Here is the text of a letter I sent to the Park Commission this afternoon.
Dear members of the Park Commission,
First of all, I would like to thank you for your extraordinary volunteer service. As I drive around this community every day, I can see that your stewardship of our parks and open space is outstanding.
As you know, the Park Commission, under its enabling legislation, is an autonomous board, and I do not have the authority to veto a vote of the commission or influence you in any way, other than by expressing my opinion, both formally and informally. I would ask you to consider the following:
I think last night, from all accounts, was a very difficult evening that included some regrettable exchanges. Many people have expressed to me that they felt uncomfortable during the meeting due to the heated and negative nature of the exchanges and the high level of disagreement. Now, however, the question is how we reconcile and achieve common ground on an issue that creates such strong emotions.
In my opinion, this is a two pronged issue:
- Golfers who pay money to play golf have every right to enjoy their experience free of unleashed dogs, the fear of hitting someone with a golf ball, and the fear of anything that lessens their golf experience.
- Mount Hood is a park as well as a golf course, and other users of the park should be able to enjoy the non-golf facilities with their leashed dogs.
Golfers fuel the economic engine that is our golf course, and because of them, and our investment in the course, we have been able to improve playing fields and recreational opportunities across this city. You are the stewards of that business venture, and it has been highly successful due to your oversight and commitment. As part of that stewardship, you have an obligation to ensure that all users of the golf course are safe and also that users obey the rules.
I agree that dogs should not be allowed on the greens or fairways, which are extraordinarily expensive to maintain and repair. Employees of the golf course should never be threatened or attacked by dogs, whether leashed or unleashed. Dog walkers should not be allowed to impede play by cutting across the fairways, roughs, or greens, especially where there are blind tees. These are very reasonable rules that are in line with our mission for the golf course and its many users.
However, the park is composed of two recreational components. It is the Mount Hood Memorial Park and Golf Course. The key word is “Park.” Thanks, again, to your efforts, Mount Hood offers many recreational opportunities outside of golf, such as sledding, ice skating, walking, and hiking. People come to the park all year long to enjoy the facilities, and they should be able to bring along their leashed dogs. I find a ban on leashed dogs to be both unreasonable and unenforceable, and I also feel it creates far too much unrest in the community. The issue we are facing is a challenge, but I do not think, with all due respect, that it warrants a total ban on dog walkers.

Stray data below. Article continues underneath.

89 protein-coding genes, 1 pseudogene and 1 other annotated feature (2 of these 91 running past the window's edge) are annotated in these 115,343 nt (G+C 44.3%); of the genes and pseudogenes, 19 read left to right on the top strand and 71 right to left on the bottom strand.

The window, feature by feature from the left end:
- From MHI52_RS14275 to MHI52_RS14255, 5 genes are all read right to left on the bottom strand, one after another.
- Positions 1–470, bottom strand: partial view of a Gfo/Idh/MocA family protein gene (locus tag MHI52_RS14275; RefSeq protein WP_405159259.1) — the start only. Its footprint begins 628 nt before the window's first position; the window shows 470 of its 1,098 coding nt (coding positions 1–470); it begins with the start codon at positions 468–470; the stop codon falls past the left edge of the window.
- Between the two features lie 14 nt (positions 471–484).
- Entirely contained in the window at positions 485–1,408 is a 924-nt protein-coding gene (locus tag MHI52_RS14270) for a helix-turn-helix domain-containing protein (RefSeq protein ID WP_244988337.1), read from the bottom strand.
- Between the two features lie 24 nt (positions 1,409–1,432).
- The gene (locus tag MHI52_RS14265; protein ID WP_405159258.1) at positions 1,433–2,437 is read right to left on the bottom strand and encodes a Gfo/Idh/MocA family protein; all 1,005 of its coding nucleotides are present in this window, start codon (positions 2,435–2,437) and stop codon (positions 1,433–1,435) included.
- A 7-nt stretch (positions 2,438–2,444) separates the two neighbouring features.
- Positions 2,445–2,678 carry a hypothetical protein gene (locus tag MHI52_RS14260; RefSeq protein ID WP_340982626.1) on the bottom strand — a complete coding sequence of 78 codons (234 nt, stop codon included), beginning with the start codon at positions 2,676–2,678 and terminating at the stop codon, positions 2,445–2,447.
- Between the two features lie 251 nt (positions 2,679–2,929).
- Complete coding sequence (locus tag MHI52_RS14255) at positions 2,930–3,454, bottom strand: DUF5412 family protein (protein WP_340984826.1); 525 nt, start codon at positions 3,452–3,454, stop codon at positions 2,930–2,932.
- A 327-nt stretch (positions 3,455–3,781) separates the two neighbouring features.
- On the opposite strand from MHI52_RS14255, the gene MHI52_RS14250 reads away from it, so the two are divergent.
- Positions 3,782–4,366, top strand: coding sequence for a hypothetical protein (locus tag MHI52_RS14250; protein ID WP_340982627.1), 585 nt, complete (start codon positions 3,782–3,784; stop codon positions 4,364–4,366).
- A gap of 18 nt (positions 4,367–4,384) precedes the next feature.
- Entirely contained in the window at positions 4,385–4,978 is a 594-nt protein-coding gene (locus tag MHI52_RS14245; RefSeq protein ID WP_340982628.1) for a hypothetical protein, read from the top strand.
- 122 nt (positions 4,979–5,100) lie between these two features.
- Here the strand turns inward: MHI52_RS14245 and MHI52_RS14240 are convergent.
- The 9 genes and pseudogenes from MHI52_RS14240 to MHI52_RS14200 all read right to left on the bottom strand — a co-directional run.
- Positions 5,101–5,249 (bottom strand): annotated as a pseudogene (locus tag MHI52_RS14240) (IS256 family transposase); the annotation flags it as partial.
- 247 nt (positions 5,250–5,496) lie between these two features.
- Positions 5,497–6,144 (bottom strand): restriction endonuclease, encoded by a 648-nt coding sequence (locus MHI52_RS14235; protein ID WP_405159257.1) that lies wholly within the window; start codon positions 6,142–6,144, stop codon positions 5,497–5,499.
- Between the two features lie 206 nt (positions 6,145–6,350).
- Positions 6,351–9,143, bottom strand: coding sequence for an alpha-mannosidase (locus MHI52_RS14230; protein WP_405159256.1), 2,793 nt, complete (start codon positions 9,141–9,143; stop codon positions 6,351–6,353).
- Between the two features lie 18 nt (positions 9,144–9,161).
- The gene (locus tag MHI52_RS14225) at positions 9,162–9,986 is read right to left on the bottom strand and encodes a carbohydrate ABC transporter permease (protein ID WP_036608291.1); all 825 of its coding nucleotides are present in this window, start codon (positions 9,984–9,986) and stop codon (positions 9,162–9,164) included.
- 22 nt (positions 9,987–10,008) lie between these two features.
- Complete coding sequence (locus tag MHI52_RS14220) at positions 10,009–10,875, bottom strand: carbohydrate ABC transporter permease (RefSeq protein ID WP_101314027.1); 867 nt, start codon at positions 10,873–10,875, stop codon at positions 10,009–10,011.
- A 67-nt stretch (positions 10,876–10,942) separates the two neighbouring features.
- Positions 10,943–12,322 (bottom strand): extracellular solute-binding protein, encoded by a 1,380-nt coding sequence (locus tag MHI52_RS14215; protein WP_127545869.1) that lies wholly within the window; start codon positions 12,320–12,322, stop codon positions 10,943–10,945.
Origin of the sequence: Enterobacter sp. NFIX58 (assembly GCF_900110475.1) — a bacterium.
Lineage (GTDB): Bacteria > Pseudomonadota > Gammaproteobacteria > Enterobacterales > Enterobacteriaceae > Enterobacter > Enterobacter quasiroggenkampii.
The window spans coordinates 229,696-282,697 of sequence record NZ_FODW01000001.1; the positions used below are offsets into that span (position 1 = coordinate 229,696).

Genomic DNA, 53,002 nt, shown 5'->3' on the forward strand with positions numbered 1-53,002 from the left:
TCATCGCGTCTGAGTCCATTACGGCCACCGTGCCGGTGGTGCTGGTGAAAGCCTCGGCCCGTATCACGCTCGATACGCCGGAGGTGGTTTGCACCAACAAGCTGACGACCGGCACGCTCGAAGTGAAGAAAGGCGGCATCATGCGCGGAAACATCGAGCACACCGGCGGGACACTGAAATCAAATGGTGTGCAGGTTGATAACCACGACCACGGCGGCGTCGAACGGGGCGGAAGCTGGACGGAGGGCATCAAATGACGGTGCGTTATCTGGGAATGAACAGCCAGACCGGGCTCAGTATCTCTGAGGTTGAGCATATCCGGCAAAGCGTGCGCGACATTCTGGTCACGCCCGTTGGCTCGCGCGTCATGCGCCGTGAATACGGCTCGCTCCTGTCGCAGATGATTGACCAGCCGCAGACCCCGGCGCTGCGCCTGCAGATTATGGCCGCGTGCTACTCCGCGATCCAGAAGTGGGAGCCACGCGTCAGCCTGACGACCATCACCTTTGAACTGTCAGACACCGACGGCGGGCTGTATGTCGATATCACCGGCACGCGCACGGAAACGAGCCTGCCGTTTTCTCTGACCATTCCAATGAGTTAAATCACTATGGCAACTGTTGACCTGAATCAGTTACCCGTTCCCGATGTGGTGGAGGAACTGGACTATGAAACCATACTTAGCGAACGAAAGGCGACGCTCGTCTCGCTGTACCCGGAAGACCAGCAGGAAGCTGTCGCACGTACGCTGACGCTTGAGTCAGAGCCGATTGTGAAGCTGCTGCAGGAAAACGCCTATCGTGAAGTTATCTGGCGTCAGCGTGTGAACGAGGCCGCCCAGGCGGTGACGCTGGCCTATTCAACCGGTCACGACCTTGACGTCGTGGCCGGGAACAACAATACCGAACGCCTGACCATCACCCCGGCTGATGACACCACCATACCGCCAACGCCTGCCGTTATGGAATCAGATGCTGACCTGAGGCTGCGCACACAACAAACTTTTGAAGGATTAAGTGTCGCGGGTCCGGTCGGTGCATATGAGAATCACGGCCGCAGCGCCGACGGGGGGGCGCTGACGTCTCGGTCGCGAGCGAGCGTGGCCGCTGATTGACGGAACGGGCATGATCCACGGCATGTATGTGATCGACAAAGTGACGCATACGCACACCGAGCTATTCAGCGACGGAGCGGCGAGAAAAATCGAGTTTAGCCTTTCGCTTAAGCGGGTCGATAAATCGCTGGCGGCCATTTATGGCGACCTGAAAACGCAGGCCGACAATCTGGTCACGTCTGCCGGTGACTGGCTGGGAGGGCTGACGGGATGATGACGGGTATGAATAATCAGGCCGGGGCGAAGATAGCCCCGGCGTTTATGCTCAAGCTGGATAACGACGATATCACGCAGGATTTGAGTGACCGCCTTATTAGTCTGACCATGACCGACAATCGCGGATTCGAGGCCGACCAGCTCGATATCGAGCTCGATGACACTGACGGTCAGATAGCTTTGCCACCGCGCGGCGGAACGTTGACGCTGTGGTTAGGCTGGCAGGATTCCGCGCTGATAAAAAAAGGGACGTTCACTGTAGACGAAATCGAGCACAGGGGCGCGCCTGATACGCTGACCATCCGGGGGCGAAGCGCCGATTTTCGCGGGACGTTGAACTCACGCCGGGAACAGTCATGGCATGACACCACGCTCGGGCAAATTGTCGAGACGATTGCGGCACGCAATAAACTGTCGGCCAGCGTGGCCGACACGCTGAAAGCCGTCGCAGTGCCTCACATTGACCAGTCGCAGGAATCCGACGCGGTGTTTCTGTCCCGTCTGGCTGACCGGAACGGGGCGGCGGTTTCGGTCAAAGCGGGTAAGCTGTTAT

The Park Commission was right to bring up the issue, and the discussion around it presents an opportunity moving forward to find a real solution. We have heard from individuals who advocated for the dog park as well as those who are fed up with unleashed dogs and irresponsible dog owners in our school playgrounds. Now is the time to bring them together, as a small subcommittee or task force, to achieve common ground. I think the parameters of that common ground are the following:
- Dog owners and their leashed dogs have the right to use Mount Hood Park.
- Paying golfers have the right to play golf without feeling threatened or having their play impeded by dogs or their owners.
- We must provide education, at Mount Hood and across the city, to enhance greater community between dog owners and those who use the parks.
- We must consider how to continue to improve enforcement of existing regulations.
We have already come a long way with regard to enforcement. While we cannot afford to have an officer monitor the park 24 hours a day, we also do not need that sort of surveillance. Most people in Melrose follow the rules, and we have had successful educational campaigns about recycling, littering, and other regulations. The problem is dealing with that small handful of people who are abusive, and I think we have identified a three-pronged approach toward better enforcement:
- The golf management company has been handing out notices and verbal warnings to people who bring unleashed dogs onto the golf course. That is the management’s responsibility. Golf Management is the first line of defense in ensuring compliance with the City’s leash law. That must continue.
- Our dog officer has agreed, in her limited hours, to provide additional oversight, as she has the right to ticket if needed.
- The police are another line of defense. If an individual is told to leash a dog and refuses, or refuses to leave the park, the police should be called. That individual would potentially be subject to trespassing charges, as well as being ticketed for violating the City’s leash law.
Chief Lyle believes that this is no different from the other phone calls the police get for a variety of non-life-threatening issues. Our police department is always happy to enforce the law and to ensure a high quality of life for all of our residents. We are never going to fully solve this problem, but as with all code violations, we must do the best we can and use education first, and punitive action when needed.
I believe the rule passed by the Park Commission last night should be put on hold as soon as possible, until a group of people is assembled who are willing to serve together, maybe using the parameters I have outlined above, and start a respectful, positive, solution-driven dialogue about this issue.
I am available to assist you in any manner to facilitate this process.
Robert J. Dolan